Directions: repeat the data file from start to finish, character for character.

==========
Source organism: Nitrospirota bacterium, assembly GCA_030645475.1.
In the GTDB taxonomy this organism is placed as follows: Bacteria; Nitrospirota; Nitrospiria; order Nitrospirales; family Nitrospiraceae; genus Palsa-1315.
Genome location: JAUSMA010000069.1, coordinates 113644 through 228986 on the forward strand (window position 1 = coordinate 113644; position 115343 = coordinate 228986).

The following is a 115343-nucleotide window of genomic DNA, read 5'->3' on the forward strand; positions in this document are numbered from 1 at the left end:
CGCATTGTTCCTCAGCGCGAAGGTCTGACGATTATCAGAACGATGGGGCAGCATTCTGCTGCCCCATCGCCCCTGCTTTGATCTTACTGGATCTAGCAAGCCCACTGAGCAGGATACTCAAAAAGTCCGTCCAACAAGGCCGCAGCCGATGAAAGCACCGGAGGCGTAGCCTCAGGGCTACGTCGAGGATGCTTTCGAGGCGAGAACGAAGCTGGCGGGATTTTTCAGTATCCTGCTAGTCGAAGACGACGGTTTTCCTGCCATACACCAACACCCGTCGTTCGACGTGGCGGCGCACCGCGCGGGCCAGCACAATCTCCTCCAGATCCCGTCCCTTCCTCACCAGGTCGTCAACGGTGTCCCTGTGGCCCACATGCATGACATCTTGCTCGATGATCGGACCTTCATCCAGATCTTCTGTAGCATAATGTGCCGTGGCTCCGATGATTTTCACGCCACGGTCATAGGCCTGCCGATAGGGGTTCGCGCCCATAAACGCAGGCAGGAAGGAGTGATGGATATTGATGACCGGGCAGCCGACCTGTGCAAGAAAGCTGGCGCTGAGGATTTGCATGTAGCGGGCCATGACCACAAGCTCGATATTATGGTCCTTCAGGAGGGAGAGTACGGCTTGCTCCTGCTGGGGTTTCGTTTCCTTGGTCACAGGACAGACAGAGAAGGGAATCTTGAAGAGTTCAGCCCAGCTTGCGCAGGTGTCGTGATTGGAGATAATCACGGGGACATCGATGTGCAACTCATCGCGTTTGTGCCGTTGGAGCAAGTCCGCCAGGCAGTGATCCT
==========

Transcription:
Source organism: Nitrospirota bacterium, assembly GCA_030645475.1.
In the GTDB taxonomy this organism is placed as follows: Bacteria; Nitrospirota; Nitrospiria; order Nitrospirales; family Nitrospiraceae; genus Palsa-1315.
Genome location: JAUSMA010000069.1, coordinates 113644 through 228986 on the forward strand (window position 1 = coordinate 113644; position 115343 = coordinate 228986).

The following is a 115343-nucleotide window of genomic DNA, read 5'->3' on the forward strand; positions in this document are numbered from 1 at the left end:
CGCATTGTTCCTCAGCGCGAAGGTCTGACGATTATCAGAACGATGGGGCAGCATTCTGCTGCCCCATCGCCCCTGCTTTGATCTTACTGGATCTAGCAAGCCCACTGAGCAGGATACTCAAAAAGTCCGTCCAACAAGGCCGCAGCCGATGAAAGCACCGGAGGCGTAGCCTCAGGGCTACGTCGAGGATGCTTTCGAGGCGAGAACGAAGCTGGCGGGATTTTTCAGTATCCTGCTAGTCGAAGACGACGGTTTTCCTGCCATACACCAACACCCGTCGTTCGACGTGGCGGCGCACCGCGCGGGCCAGCACAATCTCCTCCAGATCCCGTCCCTTCCTCACCAGGTCGTCAACGGTGTCCCTGTGGCCCACATGCATGACATCTTGCTCGATGATCGGACCTTCATCCAGATCTTCTGTAGCATAATGTGCCGTGGCTCCGATGATTTTCACGCCACGGTCATAGGCCTGCCGATAGGGGTTCGCGCCCATAAACGCAGGCAGGAAGGAGTGATGGATATTGATGACCGGGCAGCCGACCTGTGCAAGAAAGCTGGCGCTGAGGATTTGCATGTAGCGGGCCATGACCACAAGCTCGATATTATGGTCCTTCAGGAGGGAGAGTACGGCTTGCTCCTGCTGGGGTTTCGTTTCCTTGGTCACAGGACAGACAGAGAAGGGAATCTTGAAGAGTTCAGCCCAGCTTGCGCAGGTGTCGTGATTGGAGATAATCACGGGGACATCGATGTGCAACTCATCGCGTTTGTGCCGTTGGAGCAAGTCCGCCAGGCAGTGATCCT